La Jetée. Courtesy of Janus Films

Screening
Twilight City and La Jetée

Part of Some Other Lives of Time: Subjective Spaces for Nonfiction
Sunday, November 10, 4:00 p.m.
Museum of the Moving Image - Redstone Theater

Twilight City 

Dir. Reece Auguiste. 1989, 52 mins. Digital projection. A landmark film from the Black Audio Film Collective, Twilight Cityis a poetic essay that explores the experiences of people of color living in 1980s London. The film is organized around a construction—a fictional letter from a woman, Olivia, to her mother, Eugenia. Ten years ago, Eugenia moved away, and now she is considering coming back. Through the letter, her daughter warns her of the city she will encounter upon her return and describes how it is no longer the one she left. This device creates a framework for historians, activists, and journalists to discuss their complex relationships to the city through personal memories and historical events. Accompanied by archival footage, their descriptions explain the patterns of development and systems of discrimination that shaped a city where people exist alongside one another but live in very different worlds. Dreamlike visual sequences connect the interviews to the story of Olivia and Eugenia, transporting the viewer on a journey through the city at night.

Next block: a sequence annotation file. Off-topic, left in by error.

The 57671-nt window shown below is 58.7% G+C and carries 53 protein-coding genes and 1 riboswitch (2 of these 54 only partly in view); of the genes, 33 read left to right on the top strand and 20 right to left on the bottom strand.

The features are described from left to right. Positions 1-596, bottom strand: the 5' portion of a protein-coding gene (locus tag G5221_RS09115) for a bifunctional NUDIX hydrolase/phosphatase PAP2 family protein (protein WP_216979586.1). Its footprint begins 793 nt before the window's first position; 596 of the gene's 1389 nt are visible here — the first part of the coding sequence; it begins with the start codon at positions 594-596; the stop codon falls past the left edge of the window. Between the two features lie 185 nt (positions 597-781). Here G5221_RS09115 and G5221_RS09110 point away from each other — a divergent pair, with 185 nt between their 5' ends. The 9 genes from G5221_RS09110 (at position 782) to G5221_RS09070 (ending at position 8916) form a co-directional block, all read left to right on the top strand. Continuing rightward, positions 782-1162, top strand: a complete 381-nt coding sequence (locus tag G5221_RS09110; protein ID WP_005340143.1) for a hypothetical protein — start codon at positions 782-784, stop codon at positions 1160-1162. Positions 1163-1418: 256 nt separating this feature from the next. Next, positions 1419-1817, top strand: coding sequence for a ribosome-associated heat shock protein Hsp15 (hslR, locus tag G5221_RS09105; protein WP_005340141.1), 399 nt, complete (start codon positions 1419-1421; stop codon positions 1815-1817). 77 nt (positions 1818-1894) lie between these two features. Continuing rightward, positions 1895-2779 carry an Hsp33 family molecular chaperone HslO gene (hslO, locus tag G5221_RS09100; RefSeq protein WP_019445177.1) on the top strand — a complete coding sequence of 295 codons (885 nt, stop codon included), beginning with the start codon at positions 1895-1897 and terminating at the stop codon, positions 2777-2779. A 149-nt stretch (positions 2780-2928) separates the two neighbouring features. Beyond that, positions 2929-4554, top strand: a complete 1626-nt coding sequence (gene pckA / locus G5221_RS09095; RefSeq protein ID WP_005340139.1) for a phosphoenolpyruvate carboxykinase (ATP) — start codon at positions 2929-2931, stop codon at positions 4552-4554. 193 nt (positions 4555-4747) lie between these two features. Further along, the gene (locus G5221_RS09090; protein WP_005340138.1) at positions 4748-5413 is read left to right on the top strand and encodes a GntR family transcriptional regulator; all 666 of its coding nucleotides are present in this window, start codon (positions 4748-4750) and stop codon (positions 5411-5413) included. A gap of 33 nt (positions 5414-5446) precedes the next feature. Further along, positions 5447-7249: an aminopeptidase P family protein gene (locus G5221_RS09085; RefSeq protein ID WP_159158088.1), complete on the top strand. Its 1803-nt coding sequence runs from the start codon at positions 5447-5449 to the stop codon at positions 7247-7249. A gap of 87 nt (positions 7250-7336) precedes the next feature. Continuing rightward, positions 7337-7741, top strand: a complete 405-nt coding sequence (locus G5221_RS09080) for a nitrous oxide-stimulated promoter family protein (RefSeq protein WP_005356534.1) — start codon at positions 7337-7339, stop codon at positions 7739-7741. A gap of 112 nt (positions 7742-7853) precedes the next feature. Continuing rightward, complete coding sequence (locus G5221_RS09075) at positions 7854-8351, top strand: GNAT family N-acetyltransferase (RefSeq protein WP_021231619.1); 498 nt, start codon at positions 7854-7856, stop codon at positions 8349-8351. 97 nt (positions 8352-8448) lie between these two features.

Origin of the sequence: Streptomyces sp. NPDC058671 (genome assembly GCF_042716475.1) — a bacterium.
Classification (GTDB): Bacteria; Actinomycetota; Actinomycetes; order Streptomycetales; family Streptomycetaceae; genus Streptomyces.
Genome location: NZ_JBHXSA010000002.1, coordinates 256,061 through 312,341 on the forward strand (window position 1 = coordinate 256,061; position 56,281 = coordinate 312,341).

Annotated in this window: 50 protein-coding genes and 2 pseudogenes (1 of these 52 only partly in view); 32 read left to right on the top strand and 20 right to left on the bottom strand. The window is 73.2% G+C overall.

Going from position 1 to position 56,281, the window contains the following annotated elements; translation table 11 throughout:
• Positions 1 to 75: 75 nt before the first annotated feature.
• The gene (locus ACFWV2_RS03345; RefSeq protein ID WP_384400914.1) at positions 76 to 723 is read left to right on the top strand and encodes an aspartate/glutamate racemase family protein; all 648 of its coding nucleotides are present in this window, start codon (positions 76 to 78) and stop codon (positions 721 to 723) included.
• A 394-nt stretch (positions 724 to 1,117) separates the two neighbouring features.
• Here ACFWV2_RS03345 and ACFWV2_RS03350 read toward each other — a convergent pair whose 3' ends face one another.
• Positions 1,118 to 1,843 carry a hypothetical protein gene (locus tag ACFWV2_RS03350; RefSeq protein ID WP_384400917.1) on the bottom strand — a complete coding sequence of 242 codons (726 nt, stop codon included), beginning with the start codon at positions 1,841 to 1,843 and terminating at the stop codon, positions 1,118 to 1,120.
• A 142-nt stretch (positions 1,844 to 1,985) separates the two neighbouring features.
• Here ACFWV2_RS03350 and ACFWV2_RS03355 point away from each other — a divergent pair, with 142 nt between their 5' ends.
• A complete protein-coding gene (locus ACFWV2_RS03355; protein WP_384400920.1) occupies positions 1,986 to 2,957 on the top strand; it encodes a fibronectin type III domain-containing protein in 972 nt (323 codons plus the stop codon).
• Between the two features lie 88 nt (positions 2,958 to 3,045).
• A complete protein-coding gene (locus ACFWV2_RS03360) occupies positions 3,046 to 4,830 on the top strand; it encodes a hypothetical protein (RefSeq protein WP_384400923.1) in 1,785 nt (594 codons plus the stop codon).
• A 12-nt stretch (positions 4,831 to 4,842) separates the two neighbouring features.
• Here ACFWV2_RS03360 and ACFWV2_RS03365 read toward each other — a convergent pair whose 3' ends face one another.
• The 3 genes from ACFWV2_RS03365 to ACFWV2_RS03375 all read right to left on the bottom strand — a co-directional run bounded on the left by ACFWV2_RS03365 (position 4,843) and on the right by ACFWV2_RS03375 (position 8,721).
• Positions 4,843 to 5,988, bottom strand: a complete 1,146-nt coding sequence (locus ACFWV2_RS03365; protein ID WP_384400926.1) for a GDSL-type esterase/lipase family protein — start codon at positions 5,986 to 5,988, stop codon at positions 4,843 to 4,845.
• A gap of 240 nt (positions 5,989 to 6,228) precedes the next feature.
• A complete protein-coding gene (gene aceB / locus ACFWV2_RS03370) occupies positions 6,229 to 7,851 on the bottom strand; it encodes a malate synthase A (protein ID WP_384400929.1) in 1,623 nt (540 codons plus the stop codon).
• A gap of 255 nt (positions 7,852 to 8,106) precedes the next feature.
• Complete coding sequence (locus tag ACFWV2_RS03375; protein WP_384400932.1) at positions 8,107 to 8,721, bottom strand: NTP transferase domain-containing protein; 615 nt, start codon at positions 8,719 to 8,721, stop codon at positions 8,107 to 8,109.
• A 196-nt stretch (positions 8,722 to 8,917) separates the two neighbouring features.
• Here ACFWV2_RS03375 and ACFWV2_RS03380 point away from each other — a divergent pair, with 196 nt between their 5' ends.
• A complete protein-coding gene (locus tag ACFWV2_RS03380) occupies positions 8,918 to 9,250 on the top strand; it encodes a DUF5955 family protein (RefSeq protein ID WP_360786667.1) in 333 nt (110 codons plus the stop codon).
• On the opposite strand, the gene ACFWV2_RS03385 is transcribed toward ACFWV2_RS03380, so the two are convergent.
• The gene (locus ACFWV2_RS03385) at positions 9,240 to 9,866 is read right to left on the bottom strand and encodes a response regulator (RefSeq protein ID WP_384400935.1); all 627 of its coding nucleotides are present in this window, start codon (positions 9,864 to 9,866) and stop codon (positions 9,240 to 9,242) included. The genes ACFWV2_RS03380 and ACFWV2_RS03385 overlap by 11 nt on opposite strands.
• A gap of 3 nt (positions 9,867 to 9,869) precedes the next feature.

FOLLOWED BY
La Jetée
Dir. Chris Marker. 1962, 28 mins. Digital projection. With Hélène Chatelain, Davos Hanich, Jacques Ledoux. Chris Marker’s inspired film unspools the mysterious story of a man haunted by an image from his childhood whose meaning he would only truly comprehend later in life. As a young boy, he witnessed a man shot to death on the observation deck of the Orly Airport in Paris, just before the outbreak of World War III. Composed of black-and-white still photographs, La Jetée presents a dystopian future where scientists conduct experiments on prisoners involving travel through time. A narrator describes the man’s trips back to the past and the woman who waits for him there. The careful arrangement of stationary images, and the space left between them, allows viewers to create their own movement from frame to frame—the scenes we are left to imagine are as potent as those we see. The sound design also contributes to this sense of motion. Heartbeats and whispers induce a sense of unease, while an evocative score propels us through this daring work of science fiction.

Tickets: $15 ($11 seniors and students / $9 youth (ages 3–17) / free for children under 3 and Museum members at the Film Lover and Kids Premium levels and above). Order tickets onlineTo see all films in the series, consider a $40 series pass. (Members may contact members@movingimage.us with questions regarding online reservations.)

View the Museum’s ticketing policy here. For more information on membership and to join online, visit our membership page.

Twilight City